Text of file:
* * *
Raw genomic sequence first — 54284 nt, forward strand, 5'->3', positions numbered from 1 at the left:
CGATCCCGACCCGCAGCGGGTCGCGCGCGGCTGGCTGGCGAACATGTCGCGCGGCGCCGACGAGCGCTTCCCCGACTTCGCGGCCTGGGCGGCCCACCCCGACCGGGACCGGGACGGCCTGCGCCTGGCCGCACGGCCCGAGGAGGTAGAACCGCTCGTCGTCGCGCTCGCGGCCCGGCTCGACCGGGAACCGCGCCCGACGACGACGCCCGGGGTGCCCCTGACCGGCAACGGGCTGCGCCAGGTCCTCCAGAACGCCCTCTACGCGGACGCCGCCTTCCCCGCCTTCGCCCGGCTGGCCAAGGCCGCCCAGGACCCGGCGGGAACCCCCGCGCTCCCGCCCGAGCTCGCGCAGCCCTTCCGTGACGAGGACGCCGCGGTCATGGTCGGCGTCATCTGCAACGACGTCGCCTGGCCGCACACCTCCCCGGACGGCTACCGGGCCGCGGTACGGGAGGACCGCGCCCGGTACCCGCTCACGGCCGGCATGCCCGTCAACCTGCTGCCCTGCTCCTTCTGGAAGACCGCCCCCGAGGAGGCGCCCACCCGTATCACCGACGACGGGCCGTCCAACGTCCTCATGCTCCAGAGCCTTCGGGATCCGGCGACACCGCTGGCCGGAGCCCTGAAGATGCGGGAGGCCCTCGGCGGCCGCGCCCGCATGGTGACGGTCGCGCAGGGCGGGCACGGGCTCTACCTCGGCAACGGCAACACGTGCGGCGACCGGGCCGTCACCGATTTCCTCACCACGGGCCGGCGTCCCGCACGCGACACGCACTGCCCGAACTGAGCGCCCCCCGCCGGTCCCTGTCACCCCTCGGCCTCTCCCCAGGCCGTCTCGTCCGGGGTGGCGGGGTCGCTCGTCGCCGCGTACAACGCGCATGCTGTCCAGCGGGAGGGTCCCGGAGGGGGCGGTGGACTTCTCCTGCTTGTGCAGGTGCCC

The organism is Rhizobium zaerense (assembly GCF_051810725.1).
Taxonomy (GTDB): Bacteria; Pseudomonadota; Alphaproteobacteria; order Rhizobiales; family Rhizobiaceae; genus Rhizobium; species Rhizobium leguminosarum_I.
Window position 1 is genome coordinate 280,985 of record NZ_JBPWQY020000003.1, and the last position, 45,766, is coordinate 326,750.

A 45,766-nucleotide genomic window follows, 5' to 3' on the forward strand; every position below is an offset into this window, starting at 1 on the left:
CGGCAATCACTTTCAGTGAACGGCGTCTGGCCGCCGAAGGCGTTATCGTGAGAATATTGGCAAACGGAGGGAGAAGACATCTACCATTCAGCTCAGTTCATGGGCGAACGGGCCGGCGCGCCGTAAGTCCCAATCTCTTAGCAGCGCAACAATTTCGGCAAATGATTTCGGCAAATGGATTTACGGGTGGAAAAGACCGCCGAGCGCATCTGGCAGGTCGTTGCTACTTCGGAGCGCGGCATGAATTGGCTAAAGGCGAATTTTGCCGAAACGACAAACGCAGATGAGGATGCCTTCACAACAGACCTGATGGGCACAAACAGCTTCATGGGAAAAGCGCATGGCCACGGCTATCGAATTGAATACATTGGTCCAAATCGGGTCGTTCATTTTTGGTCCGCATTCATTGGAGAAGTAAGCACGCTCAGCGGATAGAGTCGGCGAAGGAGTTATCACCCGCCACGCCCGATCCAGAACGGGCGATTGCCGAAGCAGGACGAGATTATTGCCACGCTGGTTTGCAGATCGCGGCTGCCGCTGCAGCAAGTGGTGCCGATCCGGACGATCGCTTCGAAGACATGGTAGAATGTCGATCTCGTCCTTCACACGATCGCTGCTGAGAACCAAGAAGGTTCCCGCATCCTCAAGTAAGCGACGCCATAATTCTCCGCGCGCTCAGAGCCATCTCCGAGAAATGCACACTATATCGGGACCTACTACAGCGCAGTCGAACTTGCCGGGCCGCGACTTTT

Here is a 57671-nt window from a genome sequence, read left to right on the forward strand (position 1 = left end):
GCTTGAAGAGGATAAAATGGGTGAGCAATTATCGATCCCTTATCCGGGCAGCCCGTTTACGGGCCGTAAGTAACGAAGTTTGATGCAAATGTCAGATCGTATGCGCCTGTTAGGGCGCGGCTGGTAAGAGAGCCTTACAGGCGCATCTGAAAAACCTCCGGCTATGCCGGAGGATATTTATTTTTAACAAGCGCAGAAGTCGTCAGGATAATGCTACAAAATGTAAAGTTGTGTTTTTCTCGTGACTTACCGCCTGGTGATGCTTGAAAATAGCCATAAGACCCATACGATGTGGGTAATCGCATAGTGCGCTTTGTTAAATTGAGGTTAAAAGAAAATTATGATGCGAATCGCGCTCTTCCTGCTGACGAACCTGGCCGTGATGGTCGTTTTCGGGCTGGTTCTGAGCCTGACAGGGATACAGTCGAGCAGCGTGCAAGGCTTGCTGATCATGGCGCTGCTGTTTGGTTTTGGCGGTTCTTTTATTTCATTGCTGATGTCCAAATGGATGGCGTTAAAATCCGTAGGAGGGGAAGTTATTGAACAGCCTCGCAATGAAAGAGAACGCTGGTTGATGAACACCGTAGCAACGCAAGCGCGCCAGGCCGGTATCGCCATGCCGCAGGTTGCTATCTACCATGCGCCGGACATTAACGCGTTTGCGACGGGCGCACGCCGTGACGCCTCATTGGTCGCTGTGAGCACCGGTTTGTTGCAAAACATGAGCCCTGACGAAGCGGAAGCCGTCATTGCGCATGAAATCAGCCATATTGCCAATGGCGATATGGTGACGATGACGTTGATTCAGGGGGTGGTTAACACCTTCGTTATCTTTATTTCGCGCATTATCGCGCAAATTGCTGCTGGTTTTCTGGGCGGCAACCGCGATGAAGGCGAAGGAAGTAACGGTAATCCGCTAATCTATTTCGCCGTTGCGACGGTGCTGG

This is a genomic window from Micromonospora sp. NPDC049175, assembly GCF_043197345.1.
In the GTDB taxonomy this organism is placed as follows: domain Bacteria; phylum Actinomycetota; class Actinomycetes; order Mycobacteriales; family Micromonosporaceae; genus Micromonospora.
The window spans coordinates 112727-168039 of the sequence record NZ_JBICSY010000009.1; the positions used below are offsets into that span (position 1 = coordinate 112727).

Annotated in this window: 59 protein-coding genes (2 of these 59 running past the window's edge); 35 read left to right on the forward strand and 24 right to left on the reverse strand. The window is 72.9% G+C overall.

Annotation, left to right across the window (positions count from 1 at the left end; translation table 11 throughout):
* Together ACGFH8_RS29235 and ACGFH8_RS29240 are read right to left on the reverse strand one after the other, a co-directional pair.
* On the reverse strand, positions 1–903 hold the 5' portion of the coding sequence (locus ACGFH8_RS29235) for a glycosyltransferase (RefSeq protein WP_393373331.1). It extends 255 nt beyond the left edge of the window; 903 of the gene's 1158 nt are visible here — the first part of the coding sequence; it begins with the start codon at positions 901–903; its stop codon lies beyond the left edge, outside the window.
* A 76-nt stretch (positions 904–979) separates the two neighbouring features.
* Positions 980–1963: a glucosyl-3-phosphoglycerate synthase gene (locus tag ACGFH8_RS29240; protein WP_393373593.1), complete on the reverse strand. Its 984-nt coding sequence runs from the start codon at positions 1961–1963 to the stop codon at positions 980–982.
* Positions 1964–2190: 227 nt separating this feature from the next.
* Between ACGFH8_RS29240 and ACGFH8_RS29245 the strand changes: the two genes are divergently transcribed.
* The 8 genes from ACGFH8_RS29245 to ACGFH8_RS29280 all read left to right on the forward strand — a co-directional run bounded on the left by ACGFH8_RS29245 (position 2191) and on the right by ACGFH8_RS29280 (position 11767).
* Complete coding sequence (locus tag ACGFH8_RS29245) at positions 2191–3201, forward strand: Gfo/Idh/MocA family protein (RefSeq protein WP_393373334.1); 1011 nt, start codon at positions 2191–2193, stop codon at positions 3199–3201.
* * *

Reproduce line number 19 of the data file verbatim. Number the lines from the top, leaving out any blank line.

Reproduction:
* Positions 1964–2190: 227 nt separating this feature from the next.